• ‘Eye Witness and Personal Account of Recent Events’ (anon) on May and December ’68, and especially recent occupations of Printing and Computing Centres; RSSF comes in for stinging criticism as demoralising ‘fused groups’ and perpetually delaying direct action in bids to grow the movement.

[See also In Brief (20.01.69) under ‘Student publications and society bulletins’, below in this folder].

Documents on the ‘Festival of Revolution’, February 1969

  • ‘Manifesto and Provisional Programme for the Festival of Revolution’ (24.01.69).
  • ‘Notes on the Events of the Last Few Weeks’ (Mid-February 1969): reflections on gains and losses arising from the recent occupations and Revolutionary Festival.

Material relating to disturbances at London School of Economics & other campuses

  • ‘LSE – the Facts’ (01.02.69).
  • Petition in support of LSE students demands that LSE reopens, that the security gates are not reinstalled, that there should be no intimidation, and that Albert Sloman state his position on that situation publicly.
  • ‘Manifesto’ (unsigned, undated) on Students’ Movement in Britain, problems of progressive politics in the British context, and especially the urgent need for students to articulate their demands fully and clearly.

Student publications and society bulletins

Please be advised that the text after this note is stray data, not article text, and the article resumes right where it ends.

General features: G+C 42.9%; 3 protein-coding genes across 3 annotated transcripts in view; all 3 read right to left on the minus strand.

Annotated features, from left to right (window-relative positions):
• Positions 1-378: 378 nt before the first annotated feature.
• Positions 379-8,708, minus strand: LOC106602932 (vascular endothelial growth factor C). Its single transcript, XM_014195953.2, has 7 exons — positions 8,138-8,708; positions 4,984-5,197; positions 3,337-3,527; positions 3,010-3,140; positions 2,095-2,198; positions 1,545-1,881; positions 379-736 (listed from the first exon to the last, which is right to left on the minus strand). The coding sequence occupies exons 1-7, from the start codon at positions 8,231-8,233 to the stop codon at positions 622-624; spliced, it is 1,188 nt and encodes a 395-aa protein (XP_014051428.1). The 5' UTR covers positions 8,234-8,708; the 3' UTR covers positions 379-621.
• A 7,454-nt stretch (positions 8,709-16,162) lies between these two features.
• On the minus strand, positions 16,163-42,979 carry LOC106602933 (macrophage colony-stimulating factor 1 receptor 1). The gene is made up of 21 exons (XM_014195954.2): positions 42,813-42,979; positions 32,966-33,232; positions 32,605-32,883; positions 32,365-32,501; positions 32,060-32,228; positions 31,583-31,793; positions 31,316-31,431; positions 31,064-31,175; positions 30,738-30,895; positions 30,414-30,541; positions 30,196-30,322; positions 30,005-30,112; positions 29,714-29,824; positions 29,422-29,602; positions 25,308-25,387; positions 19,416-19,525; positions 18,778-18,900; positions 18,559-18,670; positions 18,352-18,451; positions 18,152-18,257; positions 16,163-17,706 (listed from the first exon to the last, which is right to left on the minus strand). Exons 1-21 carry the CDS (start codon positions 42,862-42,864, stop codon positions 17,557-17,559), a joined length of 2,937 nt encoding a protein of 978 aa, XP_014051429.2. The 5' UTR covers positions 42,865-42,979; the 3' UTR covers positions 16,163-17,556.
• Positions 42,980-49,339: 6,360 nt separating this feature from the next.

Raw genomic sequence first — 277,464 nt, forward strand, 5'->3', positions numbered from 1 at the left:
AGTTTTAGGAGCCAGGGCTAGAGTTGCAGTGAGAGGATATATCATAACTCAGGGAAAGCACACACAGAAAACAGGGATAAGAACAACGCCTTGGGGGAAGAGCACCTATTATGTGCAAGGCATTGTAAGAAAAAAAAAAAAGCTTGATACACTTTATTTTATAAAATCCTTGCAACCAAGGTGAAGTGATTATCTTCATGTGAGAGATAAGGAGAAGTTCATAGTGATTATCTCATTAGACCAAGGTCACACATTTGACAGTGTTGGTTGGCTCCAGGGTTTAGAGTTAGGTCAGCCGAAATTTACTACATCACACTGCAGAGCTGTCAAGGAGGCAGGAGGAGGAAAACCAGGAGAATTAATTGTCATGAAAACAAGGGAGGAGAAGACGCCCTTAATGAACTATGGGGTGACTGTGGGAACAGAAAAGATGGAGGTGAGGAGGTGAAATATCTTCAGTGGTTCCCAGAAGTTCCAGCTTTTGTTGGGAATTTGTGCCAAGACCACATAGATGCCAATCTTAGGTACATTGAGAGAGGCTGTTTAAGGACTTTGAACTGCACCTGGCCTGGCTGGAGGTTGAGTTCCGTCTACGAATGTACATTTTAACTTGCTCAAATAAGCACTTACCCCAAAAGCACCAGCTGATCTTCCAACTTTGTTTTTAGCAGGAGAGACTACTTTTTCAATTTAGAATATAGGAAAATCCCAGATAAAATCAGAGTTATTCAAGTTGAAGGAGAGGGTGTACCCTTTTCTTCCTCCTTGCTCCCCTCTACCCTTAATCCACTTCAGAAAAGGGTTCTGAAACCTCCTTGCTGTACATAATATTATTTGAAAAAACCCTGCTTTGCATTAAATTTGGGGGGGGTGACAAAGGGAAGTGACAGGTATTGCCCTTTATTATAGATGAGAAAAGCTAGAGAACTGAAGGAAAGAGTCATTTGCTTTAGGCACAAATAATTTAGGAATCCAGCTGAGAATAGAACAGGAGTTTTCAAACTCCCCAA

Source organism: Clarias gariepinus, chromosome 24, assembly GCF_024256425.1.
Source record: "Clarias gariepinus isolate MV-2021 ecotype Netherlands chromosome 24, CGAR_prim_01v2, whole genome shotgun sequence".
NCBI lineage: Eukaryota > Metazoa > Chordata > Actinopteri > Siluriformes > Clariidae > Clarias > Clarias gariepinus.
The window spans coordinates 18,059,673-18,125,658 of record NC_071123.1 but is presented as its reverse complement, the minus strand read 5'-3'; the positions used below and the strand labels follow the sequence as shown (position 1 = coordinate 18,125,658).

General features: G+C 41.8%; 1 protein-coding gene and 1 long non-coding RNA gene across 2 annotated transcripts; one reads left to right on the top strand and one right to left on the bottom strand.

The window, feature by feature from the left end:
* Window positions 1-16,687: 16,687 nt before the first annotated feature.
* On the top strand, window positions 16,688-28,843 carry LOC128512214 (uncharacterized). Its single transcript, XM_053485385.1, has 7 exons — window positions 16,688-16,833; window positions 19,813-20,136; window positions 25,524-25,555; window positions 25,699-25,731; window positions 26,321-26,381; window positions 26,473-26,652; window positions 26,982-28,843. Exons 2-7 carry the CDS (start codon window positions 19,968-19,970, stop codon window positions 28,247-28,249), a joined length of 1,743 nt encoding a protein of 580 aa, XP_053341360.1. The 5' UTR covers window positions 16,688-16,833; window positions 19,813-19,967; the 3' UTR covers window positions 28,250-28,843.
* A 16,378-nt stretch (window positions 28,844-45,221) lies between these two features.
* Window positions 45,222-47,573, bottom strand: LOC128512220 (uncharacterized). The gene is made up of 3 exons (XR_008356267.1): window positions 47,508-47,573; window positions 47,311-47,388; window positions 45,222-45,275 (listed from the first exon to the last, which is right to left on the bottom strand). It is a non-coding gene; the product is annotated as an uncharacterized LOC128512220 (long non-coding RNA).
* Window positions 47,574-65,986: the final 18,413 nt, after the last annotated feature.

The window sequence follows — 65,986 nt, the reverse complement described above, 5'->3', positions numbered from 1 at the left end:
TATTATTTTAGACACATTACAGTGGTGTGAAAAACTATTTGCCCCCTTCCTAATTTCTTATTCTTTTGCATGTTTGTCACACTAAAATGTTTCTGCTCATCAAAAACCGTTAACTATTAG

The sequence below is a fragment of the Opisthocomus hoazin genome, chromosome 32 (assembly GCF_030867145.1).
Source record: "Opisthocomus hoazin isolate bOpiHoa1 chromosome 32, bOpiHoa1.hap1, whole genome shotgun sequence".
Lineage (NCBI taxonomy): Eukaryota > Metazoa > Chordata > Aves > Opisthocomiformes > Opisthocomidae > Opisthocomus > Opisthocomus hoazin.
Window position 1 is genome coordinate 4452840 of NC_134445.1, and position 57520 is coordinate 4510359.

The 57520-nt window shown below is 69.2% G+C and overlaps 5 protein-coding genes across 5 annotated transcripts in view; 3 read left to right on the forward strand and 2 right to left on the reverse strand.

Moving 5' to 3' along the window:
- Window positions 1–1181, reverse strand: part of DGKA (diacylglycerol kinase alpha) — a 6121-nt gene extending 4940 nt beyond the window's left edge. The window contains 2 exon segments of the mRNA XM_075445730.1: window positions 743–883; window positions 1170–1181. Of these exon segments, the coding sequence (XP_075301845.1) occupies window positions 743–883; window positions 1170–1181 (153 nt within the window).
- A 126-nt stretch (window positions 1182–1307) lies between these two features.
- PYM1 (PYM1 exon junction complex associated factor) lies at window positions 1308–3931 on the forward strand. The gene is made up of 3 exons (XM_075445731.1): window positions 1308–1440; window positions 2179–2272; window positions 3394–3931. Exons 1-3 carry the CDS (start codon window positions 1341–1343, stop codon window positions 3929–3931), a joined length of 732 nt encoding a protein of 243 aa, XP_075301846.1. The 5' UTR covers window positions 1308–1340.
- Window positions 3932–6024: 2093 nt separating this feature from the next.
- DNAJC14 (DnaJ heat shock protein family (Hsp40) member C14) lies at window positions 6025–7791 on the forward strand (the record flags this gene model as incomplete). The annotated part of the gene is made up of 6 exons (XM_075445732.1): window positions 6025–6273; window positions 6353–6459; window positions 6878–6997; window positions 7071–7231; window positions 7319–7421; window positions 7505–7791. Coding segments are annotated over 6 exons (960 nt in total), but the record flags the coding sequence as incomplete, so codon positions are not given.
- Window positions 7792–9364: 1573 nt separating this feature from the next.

• ‘Essex Free Press – Second Edition’ (29.01.69). Update on actions in universities nationwide, noting also Trades Unions’ support.
  • Hammer #1. RSA bulletin, ed. Chris Mullins (Spring 1968).
  • In Brief #2 (03.10.68). Bulletin from Students’ Council Information Office includes progress report on student representation/participation in University government.
  • In Brief #20 (20.01.69) inc. election results & motions regarding Halberstadt case.
  • Red Letter #2 (c10.10.68) on Dean of Students Cook and Towers policy especially.
  • Red Letter #3 (17.10.68) on workers’ control, Sunday Times article, gunfire at the Collegio de Mexico, night security patrol staff on campus and the predicted demise of Keith Ives.
  • Red Letter #4 (22.10.68) on decision-making structures General Assembly, Northern Ireland demonstration, CFY exams campaign; Victor Norris and the ‘Committee of Five Thousand’ (local ex-military ‘fascist’ and his plans for the University); the rebirth of the University Labour Club, and how to deal with journalists on campus; ‘marked’ at the foot of back page.
  • Red Letter ‘GM Special’ (Undated, October 1969).
  • Red Letter (07.02.69).
  • Wyvern Supplement’ (23.05.68). Reports on ‘Tower’s Drug Raid’ resulting in four seemingly-arbitrary arrests (inc. Halberstadt and Swingler); cites letter from Deputy Registrar to Swingler: “… I should be glad if you would not visit the University at any time in the future.’
  • Wyvern Late News, ‘Early start in exam battle: first years unite!’ (undated, likely Oct 1968).
  • Circular (undated) from ‘CIA’ (or ‘Campus Information Agency’) announcing their cooperative services in any exchanges of information.
  • Unsigned and undated satirical ‘Draft paragraph for “General Information” section of Prospectus’ (likely autumn 1969, in light of references to a ‘disgusting Revolutionary Festival’ as having taken place the previous year).